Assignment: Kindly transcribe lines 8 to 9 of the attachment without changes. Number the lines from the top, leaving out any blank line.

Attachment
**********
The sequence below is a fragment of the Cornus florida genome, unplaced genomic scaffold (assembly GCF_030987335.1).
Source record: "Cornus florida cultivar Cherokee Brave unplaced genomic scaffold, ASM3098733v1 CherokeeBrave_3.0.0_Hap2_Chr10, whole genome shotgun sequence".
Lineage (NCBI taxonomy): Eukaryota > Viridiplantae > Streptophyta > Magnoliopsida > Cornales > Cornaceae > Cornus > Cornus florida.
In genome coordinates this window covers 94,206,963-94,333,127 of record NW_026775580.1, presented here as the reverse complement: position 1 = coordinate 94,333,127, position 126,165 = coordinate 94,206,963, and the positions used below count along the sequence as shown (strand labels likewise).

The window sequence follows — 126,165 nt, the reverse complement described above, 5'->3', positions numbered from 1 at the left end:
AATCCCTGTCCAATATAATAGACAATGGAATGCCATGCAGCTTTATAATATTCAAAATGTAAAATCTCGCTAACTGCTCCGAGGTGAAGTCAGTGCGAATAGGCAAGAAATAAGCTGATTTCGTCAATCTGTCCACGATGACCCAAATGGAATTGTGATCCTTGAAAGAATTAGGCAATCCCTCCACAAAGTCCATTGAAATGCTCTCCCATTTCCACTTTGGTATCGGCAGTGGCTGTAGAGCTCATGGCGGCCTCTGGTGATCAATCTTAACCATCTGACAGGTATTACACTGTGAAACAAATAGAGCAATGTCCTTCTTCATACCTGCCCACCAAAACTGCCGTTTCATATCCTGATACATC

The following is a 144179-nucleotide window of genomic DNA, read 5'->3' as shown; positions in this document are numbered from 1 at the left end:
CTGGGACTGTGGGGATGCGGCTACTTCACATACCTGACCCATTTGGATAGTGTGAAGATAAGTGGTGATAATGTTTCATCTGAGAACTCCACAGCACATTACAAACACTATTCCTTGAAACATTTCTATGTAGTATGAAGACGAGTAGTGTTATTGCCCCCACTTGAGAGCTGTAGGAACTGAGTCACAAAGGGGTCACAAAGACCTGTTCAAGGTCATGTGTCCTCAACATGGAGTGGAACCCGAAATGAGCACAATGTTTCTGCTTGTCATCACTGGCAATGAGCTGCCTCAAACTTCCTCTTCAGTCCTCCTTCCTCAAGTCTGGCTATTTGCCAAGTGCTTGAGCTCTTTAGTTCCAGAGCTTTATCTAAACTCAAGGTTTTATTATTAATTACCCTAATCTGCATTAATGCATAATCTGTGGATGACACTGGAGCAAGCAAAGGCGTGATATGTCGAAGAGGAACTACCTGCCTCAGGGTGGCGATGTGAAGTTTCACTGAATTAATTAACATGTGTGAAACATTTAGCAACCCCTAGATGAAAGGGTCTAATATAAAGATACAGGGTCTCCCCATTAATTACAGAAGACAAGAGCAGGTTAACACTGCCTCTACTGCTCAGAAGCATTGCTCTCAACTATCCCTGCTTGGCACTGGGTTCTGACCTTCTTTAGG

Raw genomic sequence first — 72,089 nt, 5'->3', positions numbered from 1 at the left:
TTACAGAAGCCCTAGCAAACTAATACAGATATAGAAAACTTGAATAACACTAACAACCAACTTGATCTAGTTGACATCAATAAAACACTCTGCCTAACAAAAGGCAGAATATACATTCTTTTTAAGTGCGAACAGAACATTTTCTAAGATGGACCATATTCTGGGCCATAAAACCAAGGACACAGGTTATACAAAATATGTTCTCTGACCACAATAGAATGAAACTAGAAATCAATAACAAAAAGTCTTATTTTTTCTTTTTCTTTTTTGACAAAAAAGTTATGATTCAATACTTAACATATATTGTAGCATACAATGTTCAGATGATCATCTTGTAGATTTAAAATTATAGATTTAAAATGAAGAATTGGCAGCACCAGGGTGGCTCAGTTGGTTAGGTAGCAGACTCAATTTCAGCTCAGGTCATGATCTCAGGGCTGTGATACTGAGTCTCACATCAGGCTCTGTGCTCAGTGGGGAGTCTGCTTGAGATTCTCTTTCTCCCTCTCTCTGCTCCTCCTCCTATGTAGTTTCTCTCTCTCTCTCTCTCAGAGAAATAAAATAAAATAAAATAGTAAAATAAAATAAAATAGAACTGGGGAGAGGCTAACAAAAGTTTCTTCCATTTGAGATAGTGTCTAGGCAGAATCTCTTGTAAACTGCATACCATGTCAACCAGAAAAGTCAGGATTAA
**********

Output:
CTGGGACTGTGGGGATGCGGCTACTTCACATACCTGACCCATTTGGATAGTGTGAAGATAAGTGGTGATAATGTTTCATCTGAGAACTCCACAGCACATTACAAACACTATTCCTTGAAACATTTCTATGTAGTATGAAGACGAGTAGTGTTATTGCCCCCACTTGAGAGCTGTAGGAACTGAGTCACAAAGGGGTCACAAAGACCTGTTCAAGGTCATGTGTCCTCAACATGGAGTGGAACCCGAAATGAGCACAATGTTTCTGCTTGTCATCACTGGCAATGAGCTGCCTCAAACTTCCTCTTCAGTCCTCCTTCCTCAAGTCTGGCTATTTGCCAAGTGCTTGAGCTCTTTAGTTCCAGAGCTTTATCTAAACTCAAGGTTTTATTATTAATTACCCTAATCTGCATTAATGCATAATCTGTGGATGACACTGGAGCAAGCAAAGGCGTGATATGTCGAAGAGGAACTACCTGCCTCAGGGTGGCGATGTGAAGTTTCACTGAATTAATTAACATGTGTGAAACATTTAGCAACCCCTAGATGAAAGGGTCTAATATAAAGATACAGGGTCTCCCCATTAATTACAGAAGACAAGAGCAGGTTAACACTGCCTCTACTGCTCAGAAGCATTGCTCTCAACTATCCCTGCTTGGCACTGGGTTCTGACCTTCTTTAGG

Raw genomic sequence first — 72,089 nt, 5'->3', positions numbered from 1 at the left: